Once upon a time before the pandemic, Washington, DC was a city bustling with professionals decked in suits and accompanying charisma. Almost every evening, somewhere in the nation’s capital, a professional happy hour drew crowds to listen to honored speakers and meet other professionals. Conversations at these networking events continued during follow-up meetings over coffee or back at the office the following day.

Working from our home offices this past year, we’ve missed out on opportunities to connect with our colleagues in person. Instead, we relied on technology to keep us connected. New York Times best-selling author and leadership expert Dan Schawbel points out that despite its benefits, teleworking can lead to feelings of isolation. Physical isolation from our co-workers presents a challenge when trying to establish relationships. Though seemingly inconsequential, work relationships can impact our attitudes towards our jobs and our work performance. According to a LinkedIn survey, 46% of professionals see a correlation between work friendships and happiness. Relationship-building in the workplace positively impacts work satisfaction, cooperation — and ultimately your output.

So in the coming weeks and months, as employers make plans to bring us safely back to work, how can we make up for that lost human connection when we return?

One way to approach being back in the office is to make a conscious effort to connect with colleagues in a respectful and empathetic way. C.S. Lewis writes in Mere Christianity, “If you could see humanity spread out in time, as God sees it, it would look like one single growing thing - rather like a very complicated tree. Every individual would appear connected with every other.” Indeed, the collective memory of a prolonged pandemic is a thread that will tie us together long after the pandemic is over.

As Catholics and social beings, we are called to strive for human connection - to recognize the bonds that tie us together. Whether you’re getting to know new colleagues or seeing longtime colleagues after months apart, here are a few tips to help you connect as you transition back into an in-person setting:

1. Getting to Know a New Colleague: Start with a simple opener.

This type of question helps break the ice by starting with a simple topic that does not require much thought. It’s a way to acknowledge your colleague’s presence and offer a listening ear.

Example: “How was your commute today?”

2. Catching up with Colleagues: Strive to relate.

In nurturing human connection, we should look for similarities with others. However, even if you find that you do not have similar interests, this question can help you learn more about your colleague.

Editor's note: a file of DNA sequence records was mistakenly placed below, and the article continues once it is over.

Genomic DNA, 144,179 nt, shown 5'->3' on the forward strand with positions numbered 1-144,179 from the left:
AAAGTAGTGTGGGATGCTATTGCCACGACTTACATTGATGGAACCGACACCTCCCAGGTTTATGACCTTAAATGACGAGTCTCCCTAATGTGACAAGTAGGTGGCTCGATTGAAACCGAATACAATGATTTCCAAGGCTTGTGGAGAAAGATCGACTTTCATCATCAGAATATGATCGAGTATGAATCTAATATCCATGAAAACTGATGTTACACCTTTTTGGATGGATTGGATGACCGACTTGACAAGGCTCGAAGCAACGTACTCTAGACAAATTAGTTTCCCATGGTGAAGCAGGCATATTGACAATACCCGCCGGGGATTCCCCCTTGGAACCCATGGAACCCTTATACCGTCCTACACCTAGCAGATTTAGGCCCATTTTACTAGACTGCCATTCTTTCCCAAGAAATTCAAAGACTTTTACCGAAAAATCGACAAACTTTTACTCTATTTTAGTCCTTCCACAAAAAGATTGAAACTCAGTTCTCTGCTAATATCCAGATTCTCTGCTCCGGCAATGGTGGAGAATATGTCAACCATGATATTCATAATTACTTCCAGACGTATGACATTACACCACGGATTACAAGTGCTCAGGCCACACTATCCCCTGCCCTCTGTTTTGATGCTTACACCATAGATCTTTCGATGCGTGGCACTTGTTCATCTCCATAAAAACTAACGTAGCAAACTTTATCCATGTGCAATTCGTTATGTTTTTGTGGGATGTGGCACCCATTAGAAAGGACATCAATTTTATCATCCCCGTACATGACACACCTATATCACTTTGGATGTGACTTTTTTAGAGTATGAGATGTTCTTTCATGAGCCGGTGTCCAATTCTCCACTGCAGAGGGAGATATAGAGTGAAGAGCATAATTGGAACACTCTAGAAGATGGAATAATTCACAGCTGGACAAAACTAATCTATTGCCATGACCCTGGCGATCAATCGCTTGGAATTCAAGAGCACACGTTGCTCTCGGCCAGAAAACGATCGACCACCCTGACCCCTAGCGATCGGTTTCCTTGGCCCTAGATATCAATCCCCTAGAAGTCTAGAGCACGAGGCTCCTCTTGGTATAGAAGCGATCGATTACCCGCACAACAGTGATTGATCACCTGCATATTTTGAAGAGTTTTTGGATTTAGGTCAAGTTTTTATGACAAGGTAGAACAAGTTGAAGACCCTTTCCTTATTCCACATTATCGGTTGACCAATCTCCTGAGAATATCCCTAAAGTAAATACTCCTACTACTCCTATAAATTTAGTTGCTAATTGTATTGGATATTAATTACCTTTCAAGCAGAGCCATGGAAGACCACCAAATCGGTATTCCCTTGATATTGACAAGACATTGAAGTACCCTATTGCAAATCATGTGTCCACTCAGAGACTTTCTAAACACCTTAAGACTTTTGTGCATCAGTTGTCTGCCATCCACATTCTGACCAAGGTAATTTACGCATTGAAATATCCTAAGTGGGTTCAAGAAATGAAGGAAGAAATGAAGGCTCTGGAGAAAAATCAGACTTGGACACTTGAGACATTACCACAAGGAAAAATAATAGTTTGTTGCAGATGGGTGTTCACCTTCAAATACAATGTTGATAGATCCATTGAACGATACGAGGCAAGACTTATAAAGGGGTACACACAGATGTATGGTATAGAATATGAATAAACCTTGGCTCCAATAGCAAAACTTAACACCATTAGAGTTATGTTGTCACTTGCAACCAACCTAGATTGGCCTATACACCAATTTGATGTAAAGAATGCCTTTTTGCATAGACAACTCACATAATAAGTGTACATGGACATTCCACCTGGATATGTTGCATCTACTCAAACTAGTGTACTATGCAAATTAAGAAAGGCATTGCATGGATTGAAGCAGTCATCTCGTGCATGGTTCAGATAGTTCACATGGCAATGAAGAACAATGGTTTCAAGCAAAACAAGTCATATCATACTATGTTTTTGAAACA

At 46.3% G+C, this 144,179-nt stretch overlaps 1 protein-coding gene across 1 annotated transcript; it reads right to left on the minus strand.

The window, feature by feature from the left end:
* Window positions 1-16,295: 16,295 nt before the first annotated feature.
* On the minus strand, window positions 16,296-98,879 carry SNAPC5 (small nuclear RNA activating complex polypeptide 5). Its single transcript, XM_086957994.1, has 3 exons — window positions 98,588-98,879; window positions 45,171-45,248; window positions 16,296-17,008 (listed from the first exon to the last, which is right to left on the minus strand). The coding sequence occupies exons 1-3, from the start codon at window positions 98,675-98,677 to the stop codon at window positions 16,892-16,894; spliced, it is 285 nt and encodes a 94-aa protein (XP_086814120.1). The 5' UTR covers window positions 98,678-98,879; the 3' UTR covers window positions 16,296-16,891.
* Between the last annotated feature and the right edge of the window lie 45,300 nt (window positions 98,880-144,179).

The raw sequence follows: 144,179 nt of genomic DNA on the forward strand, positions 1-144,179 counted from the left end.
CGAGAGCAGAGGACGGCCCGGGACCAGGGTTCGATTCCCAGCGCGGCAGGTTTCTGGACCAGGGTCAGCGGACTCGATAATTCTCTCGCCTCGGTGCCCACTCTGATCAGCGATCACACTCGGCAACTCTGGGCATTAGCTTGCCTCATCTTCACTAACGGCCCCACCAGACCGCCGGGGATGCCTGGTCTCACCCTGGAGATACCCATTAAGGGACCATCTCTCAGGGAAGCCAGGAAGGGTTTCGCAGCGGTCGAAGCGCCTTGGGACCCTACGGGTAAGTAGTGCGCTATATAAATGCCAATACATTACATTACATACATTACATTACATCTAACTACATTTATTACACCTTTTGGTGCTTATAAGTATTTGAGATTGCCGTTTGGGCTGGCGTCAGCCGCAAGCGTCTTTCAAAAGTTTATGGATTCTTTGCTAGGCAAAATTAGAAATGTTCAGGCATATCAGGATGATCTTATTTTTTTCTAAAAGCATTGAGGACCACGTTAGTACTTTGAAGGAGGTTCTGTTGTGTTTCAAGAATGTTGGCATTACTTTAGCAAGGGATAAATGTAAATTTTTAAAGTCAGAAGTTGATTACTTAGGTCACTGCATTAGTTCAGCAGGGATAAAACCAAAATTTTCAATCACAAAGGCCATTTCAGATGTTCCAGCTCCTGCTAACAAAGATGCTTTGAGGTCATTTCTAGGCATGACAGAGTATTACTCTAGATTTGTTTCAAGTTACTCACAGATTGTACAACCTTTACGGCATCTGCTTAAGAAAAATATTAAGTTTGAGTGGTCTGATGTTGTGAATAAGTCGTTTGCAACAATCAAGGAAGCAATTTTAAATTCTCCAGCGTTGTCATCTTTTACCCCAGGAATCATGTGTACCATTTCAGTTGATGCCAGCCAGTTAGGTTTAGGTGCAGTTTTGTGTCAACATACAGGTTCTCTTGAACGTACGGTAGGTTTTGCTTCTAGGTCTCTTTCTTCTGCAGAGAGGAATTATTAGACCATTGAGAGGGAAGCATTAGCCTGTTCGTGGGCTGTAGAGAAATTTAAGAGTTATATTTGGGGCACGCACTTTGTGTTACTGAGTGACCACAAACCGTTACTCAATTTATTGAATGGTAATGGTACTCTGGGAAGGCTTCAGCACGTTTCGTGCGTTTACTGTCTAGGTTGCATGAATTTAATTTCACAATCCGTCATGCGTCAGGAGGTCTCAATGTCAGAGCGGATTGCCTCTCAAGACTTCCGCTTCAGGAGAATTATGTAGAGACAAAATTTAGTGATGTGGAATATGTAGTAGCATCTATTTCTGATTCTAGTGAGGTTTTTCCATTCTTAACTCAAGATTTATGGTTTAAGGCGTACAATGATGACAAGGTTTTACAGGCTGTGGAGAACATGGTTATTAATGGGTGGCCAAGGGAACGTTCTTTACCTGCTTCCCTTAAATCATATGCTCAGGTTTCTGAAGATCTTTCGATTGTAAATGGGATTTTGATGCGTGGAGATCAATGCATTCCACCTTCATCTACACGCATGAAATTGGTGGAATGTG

Example: “Have you picked up any good books or TV shows lately?” or “Did you catch the game this past weekend?”

3. Talking to a Colleague Whose Work Doesn’t Overlap with Yours: Ask about current projects.

Stay up-to-date on the latest projects that your co-workers are undertaking. Doing so can bring fresh ideas to their decision-making process and create an opportunity for you to ask for feedback on your own work.

Example: “Tell me about one of the projects you are working on.”

4. Keeping the Work Relationships Going: Plan to meet in person (while respecting their comfort level).

Throughout the Bible, Jesus shows us the importance of sharing a meal in making human connections. Suggesting an in-person coffee or lunch is a great way to catch up with colleagues, so make sure to introduce the possibility of an in-person meetup if they’re comfortable with this idea.

Example: “Would you like to join us/me for coffee or lunch?”

While professionals across the country might not be signing up for a happy hour talk anytime soon, there are small ways that we can restore human connections when we return to the office.

Sophie-Anne Baril

Career Section Editor

Sophie spent part of her childhood in Haiti, and then moved to Florida at a young age. Sophie earned her undergraduate degree from Nova Southeastern University and her master’s degree in International Affairs from the George Washington University in DC. Following her early career years in the international development sector, she transitioned to working in the public sector as an international economics professional. Inspired by Ecclesiastes 11:6, Sophie looks forward to helping women cultivate thriving careers and lifestyles.

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